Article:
The child in this position is in an impossible bind. They need to survive and stay attached to their family. It’s impossible for a child to recognize the shortcomings in the environment and/or parents and understand they did not do anything wrong. Instead, a child will assume something is wrong with them and develop shame (self-hatred). By doing this, they maintain a connection to their family. It’s literally a matter of survival. They believe something is deeply wrong with them, which allows them to save their parent’s self-esteem.

To survive, kids split off parts of themselves to survive, creating child consciousness. When these strategies are resolved, adult consciousness results. These survival strategies keep kids from being present, embodied, and impact emotions, physiology, behaviors, cognition, and relationships. Kids disconnect from their core needs. Kids feel defective and that they deserve what is happening. Shame acts as a protection of the status quo.

Adaptive Survival Strategies:

  • Rejecting existence (fearing connection)
  • Rejecting needs
  • Rejecting dependence
  • Rejecting autonomy
  • Rejecting heart and/or sexuality

When DT is happening, kids will try to speak up in protest. They may even be aggressive and have rage. They are trying to change the environment so their needs will be met.

However, most of the time, it’s not safe to do so, so kids shut down and end up feeling helpless and vulnerable.

Their protest behaviors become distorted. They may act out against others, or act out against themselves with more shame, eating disorders, substance abuse, or more. Projecting their feelings on others helps them manage the rage they feel underneath.

#3. Shock trauma resolution techniques do not resolve DT.

Many therapists trained in treating trauma may approach trauma with the goal of moving their clients out of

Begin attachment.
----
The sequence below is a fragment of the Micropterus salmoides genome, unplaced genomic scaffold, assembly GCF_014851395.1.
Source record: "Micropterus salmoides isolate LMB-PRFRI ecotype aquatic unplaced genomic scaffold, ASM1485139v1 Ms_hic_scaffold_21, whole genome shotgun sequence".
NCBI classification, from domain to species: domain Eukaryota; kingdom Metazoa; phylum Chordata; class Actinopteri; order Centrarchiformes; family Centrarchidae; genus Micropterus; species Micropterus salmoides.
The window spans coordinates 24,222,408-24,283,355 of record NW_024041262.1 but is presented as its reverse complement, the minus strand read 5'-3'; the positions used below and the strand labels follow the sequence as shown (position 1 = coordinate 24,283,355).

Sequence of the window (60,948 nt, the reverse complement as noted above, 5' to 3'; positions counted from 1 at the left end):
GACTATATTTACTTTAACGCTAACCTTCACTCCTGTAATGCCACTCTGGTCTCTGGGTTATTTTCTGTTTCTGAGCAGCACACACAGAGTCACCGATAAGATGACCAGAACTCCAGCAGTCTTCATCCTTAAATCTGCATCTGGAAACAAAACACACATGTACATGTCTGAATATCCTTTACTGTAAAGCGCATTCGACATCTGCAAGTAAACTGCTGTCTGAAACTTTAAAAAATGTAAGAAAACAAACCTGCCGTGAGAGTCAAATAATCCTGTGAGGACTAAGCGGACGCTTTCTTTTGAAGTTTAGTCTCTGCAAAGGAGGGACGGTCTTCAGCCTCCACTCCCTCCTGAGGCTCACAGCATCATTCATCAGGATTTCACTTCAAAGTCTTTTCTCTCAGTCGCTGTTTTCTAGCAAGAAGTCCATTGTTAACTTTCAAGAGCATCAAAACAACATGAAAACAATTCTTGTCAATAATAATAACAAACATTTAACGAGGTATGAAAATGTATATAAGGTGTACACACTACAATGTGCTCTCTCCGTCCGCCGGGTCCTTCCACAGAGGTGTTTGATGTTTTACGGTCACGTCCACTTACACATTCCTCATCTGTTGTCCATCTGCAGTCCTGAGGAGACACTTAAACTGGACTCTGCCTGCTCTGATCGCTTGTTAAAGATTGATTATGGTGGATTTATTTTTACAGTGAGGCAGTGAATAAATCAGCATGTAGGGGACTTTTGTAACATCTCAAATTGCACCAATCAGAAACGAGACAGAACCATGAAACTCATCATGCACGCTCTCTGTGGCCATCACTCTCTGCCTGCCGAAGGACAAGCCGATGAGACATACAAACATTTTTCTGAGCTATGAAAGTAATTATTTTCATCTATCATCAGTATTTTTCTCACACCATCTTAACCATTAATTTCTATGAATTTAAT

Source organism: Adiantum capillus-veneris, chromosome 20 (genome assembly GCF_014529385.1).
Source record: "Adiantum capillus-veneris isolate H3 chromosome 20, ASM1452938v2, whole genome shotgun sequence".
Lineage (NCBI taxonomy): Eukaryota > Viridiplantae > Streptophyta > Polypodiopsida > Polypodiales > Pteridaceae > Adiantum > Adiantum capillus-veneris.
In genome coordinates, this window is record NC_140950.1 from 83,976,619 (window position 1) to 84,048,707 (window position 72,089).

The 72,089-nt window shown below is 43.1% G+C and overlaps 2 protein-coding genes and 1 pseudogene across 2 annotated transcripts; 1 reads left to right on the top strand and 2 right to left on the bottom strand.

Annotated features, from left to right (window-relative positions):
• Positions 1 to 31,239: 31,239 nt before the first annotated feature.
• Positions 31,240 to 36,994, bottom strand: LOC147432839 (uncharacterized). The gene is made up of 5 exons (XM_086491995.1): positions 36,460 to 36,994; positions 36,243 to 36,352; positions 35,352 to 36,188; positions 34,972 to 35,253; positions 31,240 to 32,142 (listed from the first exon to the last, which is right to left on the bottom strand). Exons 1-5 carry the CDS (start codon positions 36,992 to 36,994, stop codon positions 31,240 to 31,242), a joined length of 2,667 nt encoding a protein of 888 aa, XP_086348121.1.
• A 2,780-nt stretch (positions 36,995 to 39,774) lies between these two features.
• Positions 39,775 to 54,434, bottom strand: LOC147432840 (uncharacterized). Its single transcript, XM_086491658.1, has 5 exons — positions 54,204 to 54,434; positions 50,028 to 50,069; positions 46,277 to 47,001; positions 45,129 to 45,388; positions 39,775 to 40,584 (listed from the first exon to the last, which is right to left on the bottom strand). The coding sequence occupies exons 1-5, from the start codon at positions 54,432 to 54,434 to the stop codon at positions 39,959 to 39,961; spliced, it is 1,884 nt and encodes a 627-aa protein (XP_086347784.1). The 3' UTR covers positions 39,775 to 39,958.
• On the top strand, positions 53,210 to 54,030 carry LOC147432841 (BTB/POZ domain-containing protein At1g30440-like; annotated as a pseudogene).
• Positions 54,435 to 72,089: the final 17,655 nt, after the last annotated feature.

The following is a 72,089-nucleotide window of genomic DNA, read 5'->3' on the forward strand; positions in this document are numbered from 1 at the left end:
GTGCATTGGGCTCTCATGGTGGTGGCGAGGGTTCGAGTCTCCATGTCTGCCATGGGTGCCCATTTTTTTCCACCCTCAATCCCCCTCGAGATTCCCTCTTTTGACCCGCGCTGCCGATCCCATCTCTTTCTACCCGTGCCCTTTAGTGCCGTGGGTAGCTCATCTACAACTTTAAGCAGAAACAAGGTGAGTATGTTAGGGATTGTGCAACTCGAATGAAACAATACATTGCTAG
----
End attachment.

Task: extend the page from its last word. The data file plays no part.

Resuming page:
feeling overwhelmed and from a freeze state in their nervous system.

They work to help their clients regulate nervous systems. This is useful for shock trauma (PTSD).

DT treatment also includes working with body dysregulation but also needs to include working with how one sees themselves, toxic shame, and the connection they deeply desire while simultaneously deeply fearing.

It works with emotions, beliefs, behaviors, shame, the nervous system, physiology, and the internal conflicts driving the symptoms.

To resolve DT, work needs to connect individuals back to their core needs that have been rejected. While at one-time protective, now those strategies have their consequences.

We are all wired for connection, and our systems naturally move us toward health and a sense of aliveness. Our bodies want to heal.

When we try to fix the issue and change, we can get more stuck. We are not pushing for change, but recognizing what is getting in the way so that one can increase connection to oneself, others, and the world.

Are you interested in learning more? Check out Dr. Laurence Heller’s and Dr. Aline LaPierre’s book Healing Developmental Trauma. This blog’s information is adapted from Dr. Laurence Heller’s Neuro Affective Relational Model (NARM) in treating developmental trauma.

Do you have more questions?

Schedule a consultation.